Review Summary: Bravely shortens tracks compared to previous critically acclaimed release resulting in an immediate & borderline poppy indie-rock album which still includes quality guitar playing & intelligent song structures.
Indie Rock has always been a strange beast for my liking. It is by no means my most preferred genre and in all honesty I find it difficult to get into for the most part. Sure, a few tracks here and there are always pleasurable to listen to, but I struggle to stay involved for a full album which is where this kind of music is supposed to excel.
With all the magnificent reviews of Built To Spill's 3rd release 'Perfect From Now On', I simply had to check it out to see if the (for want of a better word) hype was warranted. While I found the album pretty good, it was by no means classic for my liking and hadn't exactly changed my mind towards the genre. I could hear the band's talent (especially front man Doug Martsch) and understood why fans of the genre would appreciate them so much, but it just wasn't for me.
What also made that album fairly unique was the length of its songs as it only included 8 tracks in total with all of them going over the 5 minute mark and some nearing 9 minutes. So I approached their follow-up 'Keep It Like A Secret' with only so-so expectations. Thankfully, I was pleasantly surprised, and in more ways than one! In what I term a brave move, Built to Spill practically halve the running time of most of the tracks here, almost making it sound like this is a totally different band. Yet, they keep enough of the components that made them what they are to keep everyone from the fans to the critics pleased.
While it is nowhere near the best track on the album, Built To Spill's approach to this album is decently summed up in the opener 'The Plan'. It begins as a nice and simple harmonic song for the first 2 minutes or so before breaking down with some distorted guitar effects that eventually result in the pace being slowed markedly for the final minute. Yet, it's all kept under 4 minutes in length meaning very little wasted time. Follow-up 'Center of the Universe' is even shorter (too short in fact) but contains a contagiously feel-good melody as it's main strength.
Album highlight 'Carry The Zero' comes in at track 3 and this is the song which may best describe all the parts which make Built To Spill such a successful band. Always in motion and with nice subtle changes in pace, the guitar and melodies mix perfectly resulting in a memorable song all up. While some length is added here (the song lasts 5:45), it isn't over the top in any way.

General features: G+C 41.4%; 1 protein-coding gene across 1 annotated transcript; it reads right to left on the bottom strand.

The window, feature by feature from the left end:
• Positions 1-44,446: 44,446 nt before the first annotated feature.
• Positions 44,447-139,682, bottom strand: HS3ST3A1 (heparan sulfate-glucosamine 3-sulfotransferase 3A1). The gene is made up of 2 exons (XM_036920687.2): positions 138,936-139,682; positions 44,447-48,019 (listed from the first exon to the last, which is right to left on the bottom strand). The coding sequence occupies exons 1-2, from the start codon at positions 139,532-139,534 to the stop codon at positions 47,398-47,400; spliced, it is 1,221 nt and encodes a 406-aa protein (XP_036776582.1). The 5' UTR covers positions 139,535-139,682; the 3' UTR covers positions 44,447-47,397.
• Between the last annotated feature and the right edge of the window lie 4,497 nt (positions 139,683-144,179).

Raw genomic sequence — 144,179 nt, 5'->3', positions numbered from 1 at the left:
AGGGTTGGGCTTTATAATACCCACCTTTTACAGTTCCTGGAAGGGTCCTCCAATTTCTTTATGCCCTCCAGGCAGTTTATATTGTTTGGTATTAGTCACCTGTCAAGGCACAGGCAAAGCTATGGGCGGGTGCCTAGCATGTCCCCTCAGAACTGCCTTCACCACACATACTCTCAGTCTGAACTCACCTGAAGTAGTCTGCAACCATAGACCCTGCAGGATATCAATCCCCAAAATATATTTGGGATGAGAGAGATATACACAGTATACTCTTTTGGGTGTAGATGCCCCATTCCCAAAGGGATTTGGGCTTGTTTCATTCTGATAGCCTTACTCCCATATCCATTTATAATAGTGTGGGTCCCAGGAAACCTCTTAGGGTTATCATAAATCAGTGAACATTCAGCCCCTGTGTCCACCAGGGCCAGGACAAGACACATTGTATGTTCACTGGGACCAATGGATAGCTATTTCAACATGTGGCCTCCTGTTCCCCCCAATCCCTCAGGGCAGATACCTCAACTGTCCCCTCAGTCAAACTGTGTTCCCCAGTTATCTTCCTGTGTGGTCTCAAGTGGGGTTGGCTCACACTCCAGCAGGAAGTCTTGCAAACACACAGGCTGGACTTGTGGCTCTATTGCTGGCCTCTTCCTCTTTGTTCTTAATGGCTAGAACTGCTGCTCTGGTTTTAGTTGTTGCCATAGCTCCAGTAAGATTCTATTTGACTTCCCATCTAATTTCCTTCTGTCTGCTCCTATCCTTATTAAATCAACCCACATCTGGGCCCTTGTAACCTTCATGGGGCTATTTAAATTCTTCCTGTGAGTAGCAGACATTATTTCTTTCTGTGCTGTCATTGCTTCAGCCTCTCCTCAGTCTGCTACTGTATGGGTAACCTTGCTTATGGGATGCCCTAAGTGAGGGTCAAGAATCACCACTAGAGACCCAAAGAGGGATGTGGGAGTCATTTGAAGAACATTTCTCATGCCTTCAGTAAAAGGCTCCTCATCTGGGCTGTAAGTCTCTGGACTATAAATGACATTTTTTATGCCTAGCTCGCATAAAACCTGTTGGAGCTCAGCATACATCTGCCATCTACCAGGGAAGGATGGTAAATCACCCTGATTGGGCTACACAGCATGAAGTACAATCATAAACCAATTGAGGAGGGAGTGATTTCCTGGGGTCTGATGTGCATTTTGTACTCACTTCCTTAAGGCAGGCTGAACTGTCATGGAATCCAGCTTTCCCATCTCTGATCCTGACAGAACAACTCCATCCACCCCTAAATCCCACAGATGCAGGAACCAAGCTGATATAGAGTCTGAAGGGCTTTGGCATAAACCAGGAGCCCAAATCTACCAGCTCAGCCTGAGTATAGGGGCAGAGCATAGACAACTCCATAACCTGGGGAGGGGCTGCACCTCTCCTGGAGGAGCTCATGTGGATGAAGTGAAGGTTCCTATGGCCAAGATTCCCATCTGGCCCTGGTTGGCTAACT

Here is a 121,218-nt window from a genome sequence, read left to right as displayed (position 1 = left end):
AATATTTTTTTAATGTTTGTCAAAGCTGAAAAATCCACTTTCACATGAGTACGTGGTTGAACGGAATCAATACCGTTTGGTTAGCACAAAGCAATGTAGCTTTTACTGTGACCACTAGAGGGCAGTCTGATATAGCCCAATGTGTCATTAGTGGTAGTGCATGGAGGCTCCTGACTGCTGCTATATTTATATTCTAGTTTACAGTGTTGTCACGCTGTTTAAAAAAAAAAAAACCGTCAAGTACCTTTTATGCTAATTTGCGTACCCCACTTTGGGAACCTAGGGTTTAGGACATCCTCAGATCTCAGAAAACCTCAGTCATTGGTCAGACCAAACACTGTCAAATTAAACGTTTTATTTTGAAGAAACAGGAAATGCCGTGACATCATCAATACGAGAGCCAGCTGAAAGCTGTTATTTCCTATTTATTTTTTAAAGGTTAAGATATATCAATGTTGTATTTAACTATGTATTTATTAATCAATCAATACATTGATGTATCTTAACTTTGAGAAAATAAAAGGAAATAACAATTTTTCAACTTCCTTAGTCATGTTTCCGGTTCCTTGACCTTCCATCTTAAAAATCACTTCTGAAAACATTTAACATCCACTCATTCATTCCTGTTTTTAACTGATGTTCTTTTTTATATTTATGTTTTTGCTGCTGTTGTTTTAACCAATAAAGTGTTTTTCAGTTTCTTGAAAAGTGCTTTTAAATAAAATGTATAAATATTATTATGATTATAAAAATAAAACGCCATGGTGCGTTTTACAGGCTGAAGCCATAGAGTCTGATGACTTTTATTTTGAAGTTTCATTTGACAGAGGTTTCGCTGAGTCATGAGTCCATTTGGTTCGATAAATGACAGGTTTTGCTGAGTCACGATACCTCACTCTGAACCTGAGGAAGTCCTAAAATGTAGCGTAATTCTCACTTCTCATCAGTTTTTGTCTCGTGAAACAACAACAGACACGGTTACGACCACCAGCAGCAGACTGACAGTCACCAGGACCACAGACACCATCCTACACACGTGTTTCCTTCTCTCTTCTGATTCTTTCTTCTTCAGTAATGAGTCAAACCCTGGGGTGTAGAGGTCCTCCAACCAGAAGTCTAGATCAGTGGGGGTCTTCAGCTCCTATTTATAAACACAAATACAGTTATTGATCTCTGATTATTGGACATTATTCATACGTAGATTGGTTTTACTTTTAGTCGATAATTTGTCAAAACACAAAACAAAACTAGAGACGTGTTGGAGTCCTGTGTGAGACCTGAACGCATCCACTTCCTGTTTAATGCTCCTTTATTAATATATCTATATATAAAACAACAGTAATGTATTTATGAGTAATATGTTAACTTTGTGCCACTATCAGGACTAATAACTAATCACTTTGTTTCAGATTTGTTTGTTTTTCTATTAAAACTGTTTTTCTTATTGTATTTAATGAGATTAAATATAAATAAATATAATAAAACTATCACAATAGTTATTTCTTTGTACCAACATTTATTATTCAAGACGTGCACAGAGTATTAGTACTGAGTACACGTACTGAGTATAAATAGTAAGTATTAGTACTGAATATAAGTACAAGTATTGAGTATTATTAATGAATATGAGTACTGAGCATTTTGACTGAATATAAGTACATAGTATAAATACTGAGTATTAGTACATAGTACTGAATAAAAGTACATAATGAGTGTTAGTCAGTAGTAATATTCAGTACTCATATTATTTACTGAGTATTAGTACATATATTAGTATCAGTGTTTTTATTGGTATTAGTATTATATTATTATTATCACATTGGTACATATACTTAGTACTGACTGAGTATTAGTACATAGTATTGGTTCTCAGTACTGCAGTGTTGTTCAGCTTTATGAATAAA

In fact, the 2 other album highlights are only fractionally shorter than 'Carry The Zero', which suggests to me that the true genius of this album is practically in the song durations. The band have the intelligence here to keep the tracks as short as possible, but not so stubbornly that the songs are not allowed to reach their maximum potential. The only exception is the near 9 minute closer 'Broken Chairs’ which appears to be almost there as a shout-out of sorts to the previous album.
'You Were Right' is clever lyrically in using its song title in conjunction with other famous song titles of the past. But it is more than that in that it contains the stock-standard effective guitars and subtle changes of pace. Meanwhile, penultimate track 'Temporarily Blind' includes excellent musical effects that are borderline mesmerizing and hypnotic initially, before the song effectively changes pace into a melodic piece. Just when you think it has run out of tricks though, it is turned on its head again with a fun romp during the last minute.
While the middle 4 tracks may be the weakest on the album, there are basically no bad songs to be heard during the 47 minute duration of 'Keep It Like A Secret’. This is therefore a quality 4th album for Built To Spill and one which they should be proud of in more ways than one. The band has practically reinvented themselves here, while not totally ignoring everything that made them critical favorites in the past. More poppy and immediate than ever before, there is still the trademark quality guitar playing as well the intelligent song structures contained on this album. All in all, this is a recommended album that even listeners who struggle to get into Indie-Rock should enjoy.
Recommended Tracks: Carry The Zero, Temporarily Blind, You Were Right & Center of the Universe.